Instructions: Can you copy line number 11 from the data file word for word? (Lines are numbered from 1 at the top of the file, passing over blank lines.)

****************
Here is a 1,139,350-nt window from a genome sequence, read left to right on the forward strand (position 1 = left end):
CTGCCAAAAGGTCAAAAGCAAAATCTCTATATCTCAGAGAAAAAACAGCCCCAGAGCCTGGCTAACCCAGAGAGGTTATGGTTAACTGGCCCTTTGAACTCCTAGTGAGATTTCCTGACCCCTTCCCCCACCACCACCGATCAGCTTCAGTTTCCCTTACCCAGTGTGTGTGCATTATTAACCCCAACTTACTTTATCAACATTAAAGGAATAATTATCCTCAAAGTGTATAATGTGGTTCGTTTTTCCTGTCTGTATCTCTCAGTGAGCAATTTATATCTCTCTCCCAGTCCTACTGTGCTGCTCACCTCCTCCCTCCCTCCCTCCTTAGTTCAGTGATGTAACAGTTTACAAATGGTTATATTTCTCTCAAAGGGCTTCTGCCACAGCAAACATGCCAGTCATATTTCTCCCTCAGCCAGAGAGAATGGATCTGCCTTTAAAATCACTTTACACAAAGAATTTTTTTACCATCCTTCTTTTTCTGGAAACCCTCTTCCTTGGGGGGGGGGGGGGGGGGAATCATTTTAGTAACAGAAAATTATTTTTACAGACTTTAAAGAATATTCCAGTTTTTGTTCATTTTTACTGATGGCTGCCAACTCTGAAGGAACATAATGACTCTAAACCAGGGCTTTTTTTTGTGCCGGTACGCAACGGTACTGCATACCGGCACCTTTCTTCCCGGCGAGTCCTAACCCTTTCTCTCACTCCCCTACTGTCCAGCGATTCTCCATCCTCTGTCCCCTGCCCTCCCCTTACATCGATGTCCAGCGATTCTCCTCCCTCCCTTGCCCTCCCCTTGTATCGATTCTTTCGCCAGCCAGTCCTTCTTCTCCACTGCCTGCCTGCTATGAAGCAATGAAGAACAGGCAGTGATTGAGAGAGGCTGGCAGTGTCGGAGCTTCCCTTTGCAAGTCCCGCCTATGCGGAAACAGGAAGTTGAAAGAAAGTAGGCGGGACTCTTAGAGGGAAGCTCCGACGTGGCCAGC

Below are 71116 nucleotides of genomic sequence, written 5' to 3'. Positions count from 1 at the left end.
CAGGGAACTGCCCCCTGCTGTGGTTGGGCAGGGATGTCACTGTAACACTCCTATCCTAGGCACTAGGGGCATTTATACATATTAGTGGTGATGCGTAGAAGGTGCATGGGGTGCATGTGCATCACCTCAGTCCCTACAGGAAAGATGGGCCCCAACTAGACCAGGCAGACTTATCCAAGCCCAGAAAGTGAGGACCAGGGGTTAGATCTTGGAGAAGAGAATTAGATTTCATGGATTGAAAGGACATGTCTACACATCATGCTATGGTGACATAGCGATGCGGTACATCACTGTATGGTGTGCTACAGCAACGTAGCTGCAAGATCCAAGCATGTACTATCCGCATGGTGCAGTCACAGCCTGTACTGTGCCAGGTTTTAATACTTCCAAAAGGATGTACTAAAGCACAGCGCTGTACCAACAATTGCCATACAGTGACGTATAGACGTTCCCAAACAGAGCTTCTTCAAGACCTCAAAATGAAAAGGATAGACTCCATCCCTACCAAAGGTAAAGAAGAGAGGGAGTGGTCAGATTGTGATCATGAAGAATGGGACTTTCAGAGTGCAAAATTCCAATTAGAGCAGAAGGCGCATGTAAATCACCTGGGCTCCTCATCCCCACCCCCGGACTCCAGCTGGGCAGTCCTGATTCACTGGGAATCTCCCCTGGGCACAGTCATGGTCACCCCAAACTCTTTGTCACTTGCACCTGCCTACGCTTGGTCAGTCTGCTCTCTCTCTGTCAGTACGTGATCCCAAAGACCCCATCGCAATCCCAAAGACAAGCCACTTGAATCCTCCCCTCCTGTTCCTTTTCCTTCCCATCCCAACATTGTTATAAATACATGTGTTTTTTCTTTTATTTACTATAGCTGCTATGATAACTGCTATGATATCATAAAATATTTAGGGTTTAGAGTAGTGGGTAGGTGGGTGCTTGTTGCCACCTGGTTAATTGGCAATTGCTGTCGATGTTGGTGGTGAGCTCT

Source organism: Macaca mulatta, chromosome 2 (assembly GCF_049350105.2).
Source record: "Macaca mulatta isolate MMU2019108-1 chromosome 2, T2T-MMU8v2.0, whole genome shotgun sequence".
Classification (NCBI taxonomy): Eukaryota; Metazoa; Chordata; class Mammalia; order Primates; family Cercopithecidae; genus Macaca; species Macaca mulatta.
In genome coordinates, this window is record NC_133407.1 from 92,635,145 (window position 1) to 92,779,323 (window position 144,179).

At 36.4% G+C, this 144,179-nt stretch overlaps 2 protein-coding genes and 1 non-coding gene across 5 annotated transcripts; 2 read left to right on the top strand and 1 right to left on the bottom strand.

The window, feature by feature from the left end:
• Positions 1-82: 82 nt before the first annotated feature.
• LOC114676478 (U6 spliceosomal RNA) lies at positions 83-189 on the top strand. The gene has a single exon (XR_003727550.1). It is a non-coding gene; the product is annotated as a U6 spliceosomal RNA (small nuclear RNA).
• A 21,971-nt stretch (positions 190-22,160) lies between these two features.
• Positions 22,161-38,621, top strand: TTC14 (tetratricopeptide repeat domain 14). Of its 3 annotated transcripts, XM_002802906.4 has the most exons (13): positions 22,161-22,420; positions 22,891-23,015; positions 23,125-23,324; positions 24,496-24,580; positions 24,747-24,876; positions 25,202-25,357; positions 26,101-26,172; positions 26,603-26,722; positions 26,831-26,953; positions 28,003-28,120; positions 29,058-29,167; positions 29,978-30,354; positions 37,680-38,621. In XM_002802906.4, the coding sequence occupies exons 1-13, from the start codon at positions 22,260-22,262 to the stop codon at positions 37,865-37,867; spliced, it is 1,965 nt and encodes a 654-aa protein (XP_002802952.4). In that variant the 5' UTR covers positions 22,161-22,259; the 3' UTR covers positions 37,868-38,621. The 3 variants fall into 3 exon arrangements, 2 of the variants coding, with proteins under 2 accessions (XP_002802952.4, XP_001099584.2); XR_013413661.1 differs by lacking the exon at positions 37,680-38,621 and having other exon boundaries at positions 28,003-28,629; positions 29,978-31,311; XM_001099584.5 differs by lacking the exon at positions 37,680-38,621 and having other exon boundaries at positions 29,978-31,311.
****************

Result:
• Positions 1-82: 82 nt before the first annotated feature.